Peru by the Numbers

With everything from the lush Amazon jungle, to snow-capped Andean mountain ranges, to scorching hot sand dunes, to the world’s deepest canyons, and mystical lost cities, we knew there would be a lot to see in Peru.

In the end, we spent more than six weeks in the country, where we were able to discover many of these amazing sights (and more). It’s possible we could have spent even more time there, if we hadn’t stupidly asked for only 45 days stamped into our passport when crossing over from Ecuador.

We had heard a lot about Peru and had high expectations for this part of the trip. While we had an amazing time there, we’re not quite sure it entirely lived up to the hype. Alas, that’s the danger of traveling with expectations; our best experiences tend to be unexpected surprises in places we have never heard of before.

Favorite/Least Favorite

Favorite Place: Cuzco and The Sacred Valley
Least Favorite Place: Piura (hectic, dusty city in Northern Peru we spent a night in after crossing the border)

Favorite Food: Llama (Erik), Roast Chicken (Heather)
Least Favorite Food: Chifa (Peruvian-Chinese) Restaurant in Lima

Favorite Alcohol: Cusqueña beer (supposedly made with water from an old Incan fountain of youth)
Least Favorite Alcohol: Pisco (even with the bodega tours, we just couldn’t warm up to the national drink)

Favorite Accommodations: Suiza Hotel, Huacachina
Least Favorite Accommodations: Family Backpackers, Lima

Favorite Sight: Huaca de la Luna (Moche ruins near Trujillo)
Biggest Disappointment: Cumaceba Lodge on the Amazon

Offbeat Must-Do: Sandboarding in Huacachina
Must-See: Machu Picchu

Other Numbers

Days in Peru: 44
Distance Traveled: 2,820 miles (includes a 1,250 mile round-trip flight to Iquitos)
Cities/Towns Visited: 12
Long Distance Buses: 6
Night Buses: 2
Local Buses: 10
Taxis: 24 (including 1 “tuk tuk” moto-taxi)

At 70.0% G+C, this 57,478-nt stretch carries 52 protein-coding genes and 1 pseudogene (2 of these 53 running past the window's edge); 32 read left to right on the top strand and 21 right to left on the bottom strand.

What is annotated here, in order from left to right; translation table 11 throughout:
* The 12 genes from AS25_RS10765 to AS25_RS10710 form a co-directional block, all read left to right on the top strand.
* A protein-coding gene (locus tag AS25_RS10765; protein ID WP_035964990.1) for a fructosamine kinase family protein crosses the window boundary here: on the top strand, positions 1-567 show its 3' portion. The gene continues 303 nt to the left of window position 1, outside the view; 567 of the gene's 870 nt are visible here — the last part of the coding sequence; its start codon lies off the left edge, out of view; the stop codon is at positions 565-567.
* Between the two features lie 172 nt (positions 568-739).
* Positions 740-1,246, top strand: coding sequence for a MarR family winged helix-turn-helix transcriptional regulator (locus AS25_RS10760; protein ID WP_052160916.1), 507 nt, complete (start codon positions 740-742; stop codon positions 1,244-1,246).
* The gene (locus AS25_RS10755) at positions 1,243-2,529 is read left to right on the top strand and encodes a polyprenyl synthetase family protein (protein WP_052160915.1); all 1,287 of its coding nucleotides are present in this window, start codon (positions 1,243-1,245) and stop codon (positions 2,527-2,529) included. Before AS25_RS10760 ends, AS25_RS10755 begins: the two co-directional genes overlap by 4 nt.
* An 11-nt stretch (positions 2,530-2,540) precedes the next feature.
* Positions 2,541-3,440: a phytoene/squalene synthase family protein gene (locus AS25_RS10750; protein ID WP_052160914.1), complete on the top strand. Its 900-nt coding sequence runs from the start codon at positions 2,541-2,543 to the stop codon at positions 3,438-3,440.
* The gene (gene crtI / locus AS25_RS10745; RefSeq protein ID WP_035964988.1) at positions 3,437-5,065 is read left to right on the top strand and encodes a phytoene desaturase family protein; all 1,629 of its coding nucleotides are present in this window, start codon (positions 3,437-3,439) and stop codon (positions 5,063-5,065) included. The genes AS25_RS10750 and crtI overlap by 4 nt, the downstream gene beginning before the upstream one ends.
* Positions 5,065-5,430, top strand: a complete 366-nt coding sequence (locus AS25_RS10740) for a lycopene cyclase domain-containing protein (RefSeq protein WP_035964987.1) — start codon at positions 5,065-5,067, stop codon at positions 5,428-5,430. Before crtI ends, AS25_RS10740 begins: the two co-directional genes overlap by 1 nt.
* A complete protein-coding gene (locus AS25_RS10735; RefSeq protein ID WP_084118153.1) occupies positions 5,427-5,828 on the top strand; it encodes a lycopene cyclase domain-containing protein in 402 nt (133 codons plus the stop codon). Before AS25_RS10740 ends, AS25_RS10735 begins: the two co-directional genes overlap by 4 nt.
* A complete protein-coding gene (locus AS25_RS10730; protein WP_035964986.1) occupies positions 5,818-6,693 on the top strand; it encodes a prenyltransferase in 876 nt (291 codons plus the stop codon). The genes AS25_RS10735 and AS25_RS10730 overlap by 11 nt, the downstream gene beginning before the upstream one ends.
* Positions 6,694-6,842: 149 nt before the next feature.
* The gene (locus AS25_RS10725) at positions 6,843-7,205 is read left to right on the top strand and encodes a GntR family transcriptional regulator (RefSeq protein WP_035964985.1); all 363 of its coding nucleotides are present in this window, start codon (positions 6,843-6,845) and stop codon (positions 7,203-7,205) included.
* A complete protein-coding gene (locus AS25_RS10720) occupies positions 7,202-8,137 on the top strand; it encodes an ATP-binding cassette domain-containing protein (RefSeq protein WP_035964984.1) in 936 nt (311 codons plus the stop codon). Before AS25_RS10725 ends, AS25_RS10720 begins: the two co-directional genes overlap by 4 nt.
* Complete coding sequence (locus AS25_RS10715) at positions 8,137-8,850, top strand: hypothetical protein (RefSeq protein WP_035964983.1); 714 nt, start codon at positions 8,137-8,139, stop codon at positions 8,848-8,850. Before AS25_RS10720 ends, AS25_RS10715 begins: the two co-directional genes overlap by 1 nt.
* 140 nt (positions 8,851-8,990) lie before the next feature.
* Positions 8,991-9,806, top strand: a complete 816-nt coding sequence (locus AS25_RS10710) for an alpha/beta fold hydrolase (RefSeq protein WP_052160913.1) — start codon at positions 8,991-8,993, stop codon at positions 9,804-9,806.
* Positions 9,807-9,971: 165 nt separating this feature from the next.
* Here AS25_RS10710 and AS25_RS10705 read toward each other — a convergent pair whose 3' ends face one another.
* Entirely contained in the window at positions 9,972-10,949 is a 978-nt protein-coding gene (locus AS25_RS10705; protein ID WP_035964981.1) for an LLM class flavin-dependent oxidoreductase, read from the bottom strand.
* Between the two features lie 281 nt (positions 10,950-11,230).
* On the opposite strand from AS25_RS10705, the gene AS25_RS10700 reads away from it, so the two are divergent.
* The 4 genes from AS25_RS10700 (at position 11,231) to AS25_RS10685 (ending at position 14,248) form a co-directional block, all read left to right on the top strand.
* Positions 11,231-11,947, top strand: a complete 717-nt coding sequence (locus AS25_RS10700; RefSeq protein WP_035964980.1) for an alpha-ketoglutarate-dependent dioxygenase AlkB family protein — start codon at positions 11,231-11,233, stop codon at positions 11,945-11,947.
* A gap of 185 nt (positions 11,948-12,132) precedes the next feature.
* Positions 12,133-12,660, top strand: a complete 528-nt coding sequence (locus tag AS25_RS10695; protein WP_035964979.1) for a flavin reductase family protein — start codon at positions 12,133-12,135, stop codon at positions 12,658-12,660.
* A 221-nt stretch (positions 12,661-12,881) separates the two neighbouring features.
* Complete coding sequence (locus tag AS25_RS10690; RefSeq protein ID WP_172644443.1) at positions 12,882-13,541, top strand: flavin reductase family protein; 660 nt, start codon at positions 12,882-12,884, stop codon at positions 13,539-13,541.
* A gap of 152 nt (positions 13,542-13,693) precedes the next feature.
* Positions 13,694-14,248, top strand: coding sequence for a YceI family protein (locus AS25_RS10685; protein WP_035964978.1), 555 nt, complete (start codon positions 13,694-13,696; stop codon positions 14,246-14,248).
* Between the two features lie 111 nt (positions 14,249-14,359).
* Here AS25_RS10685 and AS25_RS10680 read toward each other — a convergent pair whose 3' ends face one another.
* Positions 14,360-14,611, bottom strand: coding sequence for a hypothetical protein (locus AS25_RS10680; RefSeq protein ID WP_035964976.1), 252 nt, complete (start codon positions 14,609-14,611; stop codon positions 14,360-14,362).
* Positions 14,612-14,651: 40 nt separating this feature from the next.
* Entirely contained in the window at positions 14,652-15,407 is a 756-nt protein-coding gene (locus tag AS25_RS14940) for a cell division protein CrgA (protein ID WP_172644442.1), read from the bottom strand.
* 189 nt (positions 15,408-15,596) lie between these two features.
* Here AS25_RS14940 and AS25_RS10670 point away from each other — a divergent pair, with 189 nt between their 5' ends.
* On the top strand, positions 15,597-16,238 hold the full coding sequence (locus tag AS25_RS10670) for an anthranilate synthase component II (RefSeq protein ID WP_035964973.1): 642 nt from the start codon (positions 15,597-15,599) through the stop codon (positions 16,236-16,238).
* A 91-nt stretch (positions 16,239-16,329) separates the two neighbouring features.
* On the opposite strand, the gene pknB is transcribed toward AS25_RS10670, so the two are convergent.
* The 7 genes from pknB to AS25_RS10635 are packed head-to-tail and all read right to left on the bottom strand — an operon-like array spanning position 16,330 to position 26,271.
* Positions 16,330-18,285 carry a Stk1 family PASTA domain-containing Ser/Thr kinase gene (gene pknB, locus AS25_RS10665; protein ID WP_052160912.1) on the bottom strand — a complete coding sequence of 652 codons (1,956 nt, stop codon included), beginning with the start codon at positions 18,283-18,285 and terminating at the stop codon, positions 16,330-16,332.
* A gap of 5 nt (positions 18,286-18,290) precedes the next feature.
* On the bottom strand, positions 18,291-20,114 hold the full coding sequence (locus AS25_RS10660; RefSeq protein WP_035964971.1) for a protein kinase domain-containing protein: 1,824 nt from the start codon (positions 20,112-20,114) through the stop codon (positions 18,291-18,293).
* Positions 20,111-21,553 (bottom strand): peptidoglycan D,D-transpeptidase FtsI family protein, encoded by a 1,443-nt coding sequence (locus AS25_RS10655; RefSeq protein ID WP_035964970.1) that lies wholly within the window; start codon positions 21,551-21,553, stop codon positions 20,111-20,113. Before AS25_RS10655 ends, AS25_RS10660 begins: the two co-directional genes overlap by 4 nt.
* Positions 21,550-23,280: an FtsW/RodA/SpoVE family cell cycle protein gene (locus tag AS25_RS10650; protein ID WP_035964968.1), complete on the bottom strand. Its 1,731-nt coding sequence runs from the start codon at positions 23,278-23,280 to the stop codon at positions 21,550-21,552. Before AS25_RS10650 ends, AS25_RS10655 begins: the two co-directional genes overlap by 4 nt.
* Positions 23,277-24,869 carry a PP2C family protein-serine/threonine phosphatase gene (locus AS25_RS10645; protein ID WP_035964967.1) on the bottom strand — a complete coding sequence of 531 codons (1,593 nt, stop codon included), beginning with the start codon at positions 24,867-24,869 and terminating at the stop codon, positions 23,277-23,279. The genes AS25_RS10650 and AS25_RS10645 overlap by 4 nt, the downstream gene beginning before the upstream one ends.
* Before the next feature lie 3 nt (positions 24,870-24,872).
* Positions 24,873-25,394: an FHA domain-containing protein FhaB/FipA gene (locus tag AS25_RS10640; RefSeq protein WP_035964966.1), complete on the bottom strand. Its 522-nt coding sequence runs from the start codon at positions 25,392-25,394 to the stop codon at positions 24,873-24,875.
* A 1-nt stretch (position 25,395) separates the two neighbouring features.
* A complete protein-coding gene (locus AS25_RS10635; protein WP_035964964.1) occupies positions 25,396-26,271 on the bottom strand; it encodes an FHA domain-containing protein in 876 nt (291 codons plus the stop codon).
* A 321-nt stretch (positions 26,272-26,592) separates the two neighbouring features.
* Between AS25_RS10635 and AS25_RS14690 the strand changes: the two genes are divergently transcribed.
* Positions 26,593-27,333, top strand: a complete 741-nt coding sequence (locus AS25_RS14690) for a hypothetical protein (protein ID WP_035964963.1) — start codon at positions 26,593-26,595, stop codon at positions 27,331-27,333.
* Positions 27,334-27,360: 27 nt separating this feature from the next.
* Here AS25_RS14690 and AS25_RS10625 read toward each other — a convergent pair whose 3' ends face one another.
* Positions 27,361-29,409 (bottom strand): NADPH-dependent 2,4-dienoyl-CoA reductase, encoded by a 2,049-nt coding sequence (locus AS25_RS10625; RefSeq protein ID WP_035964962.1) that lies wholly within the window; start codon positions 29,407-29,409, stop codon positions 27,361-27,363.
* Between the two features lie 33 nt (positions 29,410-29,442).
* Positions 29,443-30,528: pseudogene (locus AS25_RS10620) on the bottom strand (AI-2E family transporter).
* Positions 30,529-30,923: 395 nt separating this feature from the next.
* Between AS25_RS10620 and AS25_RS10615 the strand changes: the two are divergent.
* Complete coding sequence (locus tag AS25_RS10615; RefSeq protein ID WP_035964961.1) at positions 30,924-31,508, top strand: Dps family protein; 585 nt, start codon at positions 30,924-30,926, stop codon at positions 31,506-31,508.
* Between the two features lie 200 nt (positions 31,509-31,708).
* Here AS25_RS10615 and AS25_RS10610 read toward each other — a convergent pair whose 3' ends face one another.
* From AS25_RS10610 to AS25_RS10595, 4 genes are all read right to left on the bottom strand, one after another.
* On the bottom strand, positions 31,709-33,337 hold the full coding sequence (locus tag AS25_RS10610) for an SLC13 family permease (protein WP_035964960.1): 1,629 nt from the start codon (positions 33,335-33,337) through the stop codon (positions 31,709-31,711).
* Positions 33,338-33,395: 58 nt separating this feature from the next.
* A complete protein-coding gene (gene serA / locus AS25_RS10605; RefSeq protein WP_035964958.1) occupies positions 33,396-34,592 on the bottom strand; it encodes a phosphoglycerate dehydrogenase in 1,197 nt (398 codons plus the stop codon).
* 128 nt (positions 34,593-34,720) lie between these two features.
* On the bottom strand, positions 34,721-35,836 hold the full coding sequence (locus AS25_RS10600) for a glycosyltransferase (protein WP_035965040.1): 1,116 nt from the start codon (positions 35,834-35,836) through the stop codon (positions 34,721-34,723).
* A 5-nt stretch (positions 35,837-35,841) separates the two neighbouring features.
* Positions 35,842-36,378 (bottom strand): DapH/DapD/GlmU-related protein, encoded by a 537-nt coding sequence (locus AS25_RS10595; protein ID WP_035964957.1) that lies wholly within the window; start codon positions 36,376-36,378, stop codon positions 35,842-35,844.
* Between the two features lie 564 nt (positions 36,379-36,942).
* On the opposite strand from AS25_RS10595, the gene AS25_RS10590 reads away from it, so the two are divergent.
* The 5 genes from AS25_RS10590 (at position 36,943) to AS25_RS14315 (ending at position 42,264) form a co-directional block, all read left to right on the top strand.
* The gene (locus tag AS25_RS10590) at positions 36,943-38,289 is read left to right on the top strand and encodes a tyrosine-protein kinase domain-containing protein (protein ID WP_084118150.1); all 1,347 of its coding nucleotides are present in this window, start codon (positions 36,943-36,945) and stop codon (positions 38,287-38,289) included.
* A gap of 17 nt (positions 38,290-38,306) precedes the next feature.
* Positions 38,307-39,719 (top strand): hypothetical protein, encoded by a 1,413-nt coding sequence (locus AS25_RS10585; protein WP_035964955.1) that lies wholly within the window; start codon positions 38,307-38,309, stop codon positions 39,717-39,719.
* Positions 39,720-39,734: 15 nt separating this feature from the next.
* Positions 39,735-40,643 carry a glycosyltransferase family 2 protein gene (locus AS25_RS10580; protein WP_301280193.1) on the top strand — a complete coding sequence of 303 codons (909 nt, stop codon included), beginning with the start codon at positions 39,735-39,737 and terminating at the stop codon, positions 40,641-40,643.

Dune Buggies: 1
Floating Islands (Lake Titicaca): 2
Speed Boats: 5
Canoes: 1
Paddle Boats: 1
Planes: 2 (Lima to Iquitos, round-trip)
Beds slept in: 17
Nights camping (tent): 3
Rooms with A/C: 2 (both in roasting hot Iquitos)
Nights under mosquito net: 4
Hot Springs: 2
Ruins: 11
Islands: 1 (Islas Ballestas)
Traveler’s stomach incidents: Many!
Days on antibiotics: 44
Churches/Cathedrals: 5
Monasteries: 1
Museums: 6
Restaurants: 46 (1.04 times per day, on average – fairly low thanks to a number of tours that included food)
American Chain Restaurants: 3
Casinos: 1
Pictures Taken: 3,347 (Peru) / 15,816 (Total, trip thus far)


Peru is a fairly cheap country, though with a relatively developed tourism industry (compared to its neighbors), offers higher end luxuries for those wishing to spring for something a little nicer. We took advantage of these luxuries on occasion, including some of the nicer restaurants in Lima and Cusco, resulting in a daily budget a little higher than the average backpacker.

The multi-day treks and Amazon expedition (where food and lodging was included), helped bring down our food and lodging costs, though resulted in a very high daily average for activities.

Here were our daily expenditures:

Food $20
Drinks $2
Lodging $23
Transportation $15
Activities $35
Other $4
Total $99/day

Most/Least Expensive

Most Expensive Lodging: $44 (Suiza Hotel, Huacachina)
Least Expensive Lodging: $21 (Inka’s Rest Hostel, Puno)

Most Expensive Meal: $21 (Lunch at Tony Roma’s, Lima)
Least Expensive Meal: $2.85 (Lunch in Arequipa)

Most Expensive Drinks: $3.60/ea (Beers in Irish Bar, Cusco)
Least Expensive Drinks: $1.78/ea (Beers at Hot Spring on Salkantay Trek)

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